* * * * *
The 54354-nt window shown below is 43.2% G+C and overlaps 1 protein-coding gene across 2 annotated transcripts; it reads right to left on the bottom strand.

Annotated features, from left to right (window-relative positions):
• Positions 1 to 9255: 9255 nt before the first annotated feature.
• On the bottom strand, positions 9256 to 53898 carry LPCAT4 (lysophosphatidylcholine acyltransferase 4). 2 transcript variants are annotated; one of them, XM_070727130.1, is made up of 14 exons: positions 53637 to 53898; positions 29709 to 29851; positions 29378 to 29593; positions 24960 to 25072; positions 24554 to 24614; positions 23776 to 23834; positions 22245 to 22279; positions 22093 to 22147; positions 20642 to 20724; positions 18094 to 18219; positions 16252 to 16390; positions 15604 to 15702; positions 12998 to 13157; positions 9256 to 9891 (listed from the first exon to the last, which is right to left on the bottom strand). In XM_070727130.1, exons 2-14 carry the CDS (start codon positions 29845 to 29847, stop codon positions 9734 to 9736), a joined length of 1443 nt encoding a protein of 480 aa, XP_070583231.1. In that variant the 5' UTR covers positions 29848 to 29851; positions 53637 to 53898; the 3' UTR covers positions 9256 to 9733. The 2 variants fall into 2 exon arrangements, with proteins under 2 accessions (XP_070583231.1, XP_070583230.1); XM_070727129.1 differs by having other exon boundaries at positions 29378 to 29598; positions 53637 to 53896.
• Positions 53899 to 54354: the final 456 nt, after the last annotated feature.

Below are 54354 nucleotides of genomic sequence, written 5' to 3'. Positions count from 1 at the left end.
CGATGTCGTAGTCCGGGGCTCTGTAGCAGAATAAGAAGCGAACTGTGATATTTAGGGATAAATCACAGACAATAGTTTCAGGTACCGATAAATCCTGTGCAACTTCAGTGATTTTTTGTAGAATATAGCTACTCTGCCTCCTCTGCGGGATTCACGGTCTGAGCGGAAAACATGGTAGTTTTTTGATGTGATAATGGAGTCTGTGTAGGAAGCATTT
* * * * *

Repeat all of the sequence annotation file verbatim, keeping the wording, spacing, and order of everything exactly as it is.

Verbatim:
The 54354-nt window shown below is 43.2% G+C and overlaps 1 protein-coding gene across 2 annotated transcripts; it reads right to left on the bottom strand.

Annotated features, from left to right (window-relative positions):
• Positions 1 to 9255: 9255 nt before the first annotated feature.
• On the bottom strand, positions 9256 to 53898 carry LPCAT4 (lysophosphatidylcholine acyltransferase 4). 2 transcript variants are annotated; one of them, XM_070727130.1, is made up of 14 exons: positions 53637 to 53898; positions 29709 to 29851; positions 29378 to 29593; positions 24960 to 25072; positions 24554 to 24614; positions 23776 to 23834; positions 22245 to 22279; positions 22093 to 22147; positions 20642 to 20724; positions 18094 to 18219; positions 16252 to 16390; positions 15604 to 15702; positions 12998 to 13157; positions 9256 to 9891 (listed from the first exon to the last, which is right to left on the bottom strand). In XM_070727130.1, exons 2-14 carry the CDS (start codon positions 29845 to 29847, stop codon positions 9734 to 9736), a joined length of 1443 nt encoding a protein of 480 aa, XP_070583231.1. In that variant the 5' UTR covers positions 29848 to 29851; positions 53637 to 53898; the 3' UTR covers positions 9256 to 9733. The 2 variants fall into 2 exon arrangements, with proteins under 2 accessions (XP_070583231.1, XP_070583230.1); XM_070727129.1 differs by having other exon boundaries at positions 29378 to 29598; positions 53637 to 53896.
• Positions 53899 to 54354: the final 456 nt, after the last annotated feature.

Below are 54354 nucleotides of genomic sequence, written 5' to 3'. Positions count from 1 at the left end.
CGATGTCGTAGTCCGGGGCTCTGTAGCAGAATAAGAAGCGAACTGTGATATTTAGGGATAAATCACAGACAATAGTTTCAGGTACCGATAAATCCTGTGCAACTTCAGTGATTTTTTGTAGAATATAGCTACTCTGCCTCCTCTGCGGGATTCACGGTCTGAGCGGAAAACATGGTAGTTTTTTGATGTGATAATGGAGTCTGTGTAGGAAGCATTT